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Greenwich Burglary Lawyer

Timely assistance from an experienced Greenwich burglary lawyer can make a tremendous difference in the outcome of your case. A top criminal defense lawyer can investigate and locate evidence to refute allegations made by the police and help resolve the situation with minimal adverse consequences.

What Is Third-Degree Burglary?

The Connecticut criminal code defines three degrees of burglary and includes additional burglary crimes with aggravating circumstances. The least serious burglary offense, burglary in the third degree, is a Class D felony.

Someone commits third-degree burglary, according to Connecticut General Statutes (C.G.S.) §53a-103, if they enter or stay in a building unlawfully with the intent to commit any crime in that building.

A Greenwich burglary attorney can defend against burglary charges either by showing that the individual accused was in the building lawfully or that the person lacked any intent to commit a crime while in the building. C.G.S. §53a-104 also allows you to fight the charges by showing that a building was abandoned.

If you are convicted of third-degree burglary, you can be sentenced to five years in prison plus a fine of up to $5,000. If you use, display, or threaten to use a firearm, then one year of that imprisonment may not be reduced or suspended.

What Is Second-Degree Burglary?

C.G.S. §53a-102 describes burglary in the second degree. This definition is similar to the description of third-degree burglary with two added factors. The person accused must be entering or remaining in not just any building, but a dwelling. Moreover, the dwelling must be occupied by at least one other person at the time of the break in for the offense to constitute second-degree burglary.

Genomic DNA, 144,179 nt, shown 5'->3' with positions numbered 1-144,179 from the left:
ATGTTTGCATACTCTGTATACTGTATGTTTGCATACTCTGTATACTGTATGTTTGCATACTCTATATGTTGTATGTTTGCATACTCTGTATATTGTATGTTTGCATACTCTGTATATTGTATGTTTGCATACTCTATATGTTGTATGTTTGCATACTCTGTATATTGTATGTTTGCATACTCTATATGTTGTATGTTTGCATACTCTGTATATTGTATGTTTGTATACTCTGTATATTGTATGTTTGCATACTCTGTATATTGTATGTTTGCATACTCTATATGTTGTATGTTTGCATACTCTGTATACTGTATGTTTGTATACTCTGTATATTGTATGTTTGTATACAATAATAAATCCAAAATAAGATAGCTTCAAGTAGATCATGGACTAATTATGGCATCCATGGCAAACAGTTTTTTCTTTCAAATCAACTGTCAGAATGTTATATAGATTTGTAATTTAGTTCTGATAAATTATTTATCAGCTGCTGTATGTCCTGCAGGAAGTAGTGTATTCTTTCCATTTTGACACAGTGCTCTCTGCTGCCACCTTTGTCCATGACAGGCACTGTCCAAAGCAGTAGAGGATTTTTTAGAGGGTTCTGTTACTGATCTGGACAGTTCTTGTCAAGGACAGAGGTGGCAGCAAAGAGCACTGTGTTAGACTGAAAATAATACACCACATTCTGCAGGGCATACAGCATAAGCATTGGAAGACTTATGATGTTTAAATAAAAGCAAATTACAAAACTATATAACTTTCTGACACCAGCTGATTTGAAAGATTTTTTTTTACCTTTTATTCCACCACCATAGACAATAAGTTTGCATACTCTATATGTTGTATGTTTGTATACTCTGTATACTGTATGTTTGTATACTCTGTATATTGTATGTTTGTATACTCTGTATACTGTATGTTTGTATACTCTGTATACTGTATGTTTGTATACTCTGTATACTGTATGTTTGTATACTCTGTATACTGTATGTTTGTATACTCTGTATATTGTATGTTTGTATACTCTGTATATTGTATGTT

A burglary lawyer in Greenwich can work to fight the charges of this offense by showing that a building was not used as a dwelling or that it was not occupied at the time of the unauthorized entry.

Burglary in the second degree is a Class C felony. The maximum sentence is ten years and the maximum fine is $10,000. If the person committing the burglary is armed with or threatens the use of a firearm, one year of the sentence cannot be suspended.

How Serious Is First-Degree Burglary?

The most serious and complex burglary offense is burglary in the first degree. C.G.S. §53a-101 describes three ways an individual may commit this offense. Entering or remaining in a dwelling unlawfully after dark will constitute first-degree burglary if the person entering or staying in the building lacks authorization and has the intent to commit a crime in the dwelling.

If someone commits the equivalent of third-degree burglary, that is, entering any building without lawful permission and with the intent to commit a crime in the building, and that person recklessly or intentionally tries to or succeeds in harming another person, then the actions can be treated as first-degree burglary.

Finally, if a person enters or stays unlawfully in a building with the intent to commit a crime in that building and they are armed with explosives or a deadly weapon, they may be charged with first-degree burglary.

As a Class B felony, burglary in the first degree is punishable by 1-20 years in prison and a fine of up to $15,000. Where a dangerous weapon is part of the offense, five years of the sentence is mandatory and cannot be suspended.

Work with an Experienced Greenwich Burglary Attorney

A Greenwich burglary lawyer can work to gather evidence, argue for your rights, and secure the best outcome possible in your case. For an initial consultation to learn more about the possibilities for defense in your case, call Mark Sherman Law now.